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J Neurovirol ; 27(2): 197-216, 2021 04.
Article in English | MEDLINE | ID: covidwho-1080993


The pandemic caused by SARS-CoV-2 has caused widespread infection and significant mortality across the globe. Combined virology perspective of SARS-CoV-2 with a deep-rooted understanding of pathophysiological and immunological processes underlying the clinical manifestations of COVID-19 is of prime importance. The characteristic symptom of COVID-19 is respiratory distress with diffused alveolar damage, but emerging evidence suggests COVID-19 might also have neurologic consequences. Dysregulated homeostasis in the lungs has proven to be fatal, but one cannot ignore that the inability to breathe might be due to defects in the respiratory control center of the brainstem. While the mechanism of pulmonary distress has been documented in the literature, awareness of neurological features and their pathophysiology is still in the nascent state. This review makes references to the neuro-immune axis and neuro-invasive potential of SARS-CoV and SARS-CoV2, as well as the prototypic H-CoV strains in human brains. Simultaneously, considerable discussion on relevant experimental evidence of mild to severe neurological manifestations of fellow neurotropic murine-ß-CoVs (m-CoVs) in the mouse model will help understand the underpinning mechanisms of Neuro-COVID. In this review, we have highlighted the neuroimmunopathological processes in murine CoVs. While MHV infection in mice and SARS-CoV-2 infection in humans share numerous parallels, there are critical differences in viral recognition and viral entry. These similarities are highlighted in this review, while differences have also been emphasized. Though CoV-2 Spike does not favorably interact with murine ACE2 receptor, modification of murine SARS-CoV2 binding domain or development of transgenic ACE-2 knock-in mice might help in mediating consequential infection and understanding human CoV2 pathogenesis in murine models. While a global animal model that can replicate all aspects of the human disease remains elusive, prior insights and further experiments with fellow m-ß-CoV-induced cause-effect experimental models and current human COVID-19 patients data may help to mitigate the SARS-CoV-2-induced multifactorial multi-organ failure.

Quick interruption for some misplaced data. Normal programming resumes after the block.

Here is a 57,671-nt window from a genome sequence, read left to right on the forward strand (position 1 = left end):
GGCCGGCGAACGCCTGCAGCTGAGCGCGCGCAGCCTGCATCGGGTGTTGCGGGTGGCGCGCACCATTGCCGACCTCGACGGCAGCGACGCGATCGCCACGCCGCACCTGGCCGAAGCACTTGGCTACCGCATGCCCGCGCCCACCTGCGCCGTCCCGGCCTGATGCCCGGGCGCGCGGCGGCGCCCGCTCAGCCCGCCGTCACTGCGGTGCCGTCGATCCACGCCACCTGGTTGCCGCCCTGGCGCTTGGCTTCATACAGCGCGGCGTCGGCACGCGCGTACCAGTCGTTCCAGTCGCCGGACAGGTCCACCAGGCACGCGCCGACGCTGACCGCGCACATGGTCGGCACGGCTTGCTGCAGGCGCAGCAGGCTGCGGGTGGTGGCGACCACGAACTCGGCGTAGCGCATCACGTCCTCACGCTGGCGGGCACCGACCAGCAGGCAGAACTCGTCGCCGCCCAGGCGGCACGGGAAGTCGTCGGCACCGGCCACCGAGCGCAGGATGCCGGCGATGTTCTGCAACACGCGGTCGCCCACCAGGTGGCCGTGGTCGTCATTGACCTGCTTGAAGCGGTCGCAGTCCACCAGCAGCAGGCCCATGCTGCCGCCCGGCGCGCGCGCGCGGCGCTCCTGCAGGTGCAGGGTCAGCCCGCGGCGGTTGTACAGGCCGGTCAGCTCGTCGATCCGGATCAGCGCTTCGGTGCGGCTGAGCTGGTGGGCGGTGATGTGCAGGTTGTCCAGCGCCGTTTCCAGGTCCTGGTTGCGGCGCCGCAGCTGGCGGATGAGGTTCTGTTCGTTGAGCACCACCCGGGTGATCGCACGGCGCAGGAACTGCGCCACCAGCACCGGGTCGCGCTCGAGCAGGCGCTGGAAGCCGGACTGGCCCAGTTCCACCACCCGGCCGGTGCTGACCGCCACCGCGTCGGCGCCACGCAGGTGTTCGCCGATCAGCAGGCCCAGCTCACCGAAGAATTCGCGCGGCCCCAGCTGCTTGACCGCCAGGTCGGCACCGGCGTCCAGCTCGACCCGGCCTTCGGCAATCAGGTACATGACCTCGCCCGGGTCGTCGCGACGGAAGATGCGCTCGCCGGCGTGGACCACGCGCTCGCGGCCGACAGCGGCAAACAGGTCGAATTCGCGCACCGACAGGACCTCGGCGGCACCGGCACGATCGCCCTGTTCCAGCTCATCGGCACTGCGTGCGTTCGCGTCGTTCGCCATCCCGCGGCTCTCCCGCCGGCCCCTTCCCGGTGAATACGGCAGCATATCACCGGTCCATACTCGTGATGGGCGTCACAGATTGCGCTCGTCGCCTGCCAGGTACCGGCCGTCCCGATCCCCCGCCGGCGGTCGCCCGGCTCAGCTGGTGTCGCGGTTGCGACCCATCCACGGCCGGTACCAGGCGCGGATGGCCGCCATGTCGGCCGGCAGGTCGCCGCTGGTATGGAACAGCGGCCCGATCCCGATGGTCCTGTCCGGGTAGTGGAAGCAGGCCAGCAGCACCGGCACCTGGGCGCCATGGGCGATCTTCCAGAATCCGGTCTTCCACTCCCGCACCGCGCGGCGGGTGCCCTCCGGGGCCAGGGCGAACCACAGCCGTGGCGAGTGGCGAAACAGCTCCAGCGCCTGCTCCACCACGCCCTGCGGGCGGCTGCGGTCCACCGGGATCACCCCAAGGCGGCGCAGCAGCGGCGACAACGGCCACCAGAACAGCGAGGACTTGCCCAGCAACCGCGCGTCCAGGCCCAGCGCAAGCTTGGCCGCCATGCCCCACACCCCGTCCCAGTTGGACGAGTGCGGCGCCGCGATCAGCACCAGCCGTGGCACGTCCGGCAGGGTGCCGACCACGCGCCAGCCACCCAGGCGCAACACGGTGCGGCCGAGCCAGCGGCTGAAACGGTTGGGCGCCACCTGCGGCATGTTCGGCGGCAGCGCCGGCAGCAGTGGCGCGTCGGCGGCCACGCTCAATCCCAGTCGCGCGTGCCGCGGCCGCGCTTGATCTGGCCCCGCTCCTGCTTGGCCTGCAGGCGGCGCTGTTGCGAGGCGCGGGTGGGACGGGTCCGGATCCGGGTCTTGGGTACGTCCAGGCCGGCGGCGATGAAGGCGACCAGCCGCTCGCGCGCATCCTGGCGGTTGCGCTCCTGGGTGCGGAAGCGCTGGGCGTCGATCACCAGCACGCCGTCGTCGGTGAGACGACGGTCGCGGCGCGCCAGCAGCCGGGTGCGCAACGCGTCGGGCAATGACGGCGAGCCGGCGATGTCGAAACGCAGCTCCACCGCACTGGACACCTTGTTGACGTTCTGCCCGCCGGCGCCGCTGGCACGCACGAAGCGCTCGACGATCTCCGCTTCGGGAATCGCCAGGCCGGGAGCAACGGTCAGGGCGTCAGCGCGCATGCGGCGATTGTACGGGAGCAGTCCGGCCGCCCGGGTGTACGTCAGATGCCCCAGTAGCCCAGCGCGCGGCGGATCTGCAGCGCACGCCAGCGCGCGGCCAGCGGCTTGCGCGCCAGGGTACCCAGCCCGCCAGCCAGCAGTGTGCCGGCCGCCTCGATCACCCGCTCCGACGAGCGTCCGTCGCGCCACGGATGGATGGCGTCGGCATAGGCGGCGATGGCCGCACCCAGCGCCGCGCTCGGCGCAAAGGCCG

COVID-19/pathology , Disease Models, Animal , Murine hepatitis virus/pathogenicity , Neuroimmunomodulation/physiology , Animals , COVID-19/immunology , Coronavirus Infections/immunology , Coronavirus Infections/pathology , Humans , Mice , Murine hepatitis virus/immunology , SARS-CoV-2
J Virol ; 94(14)2020 07 01.
Article in English | MEDLINE | ID: covidwho-823496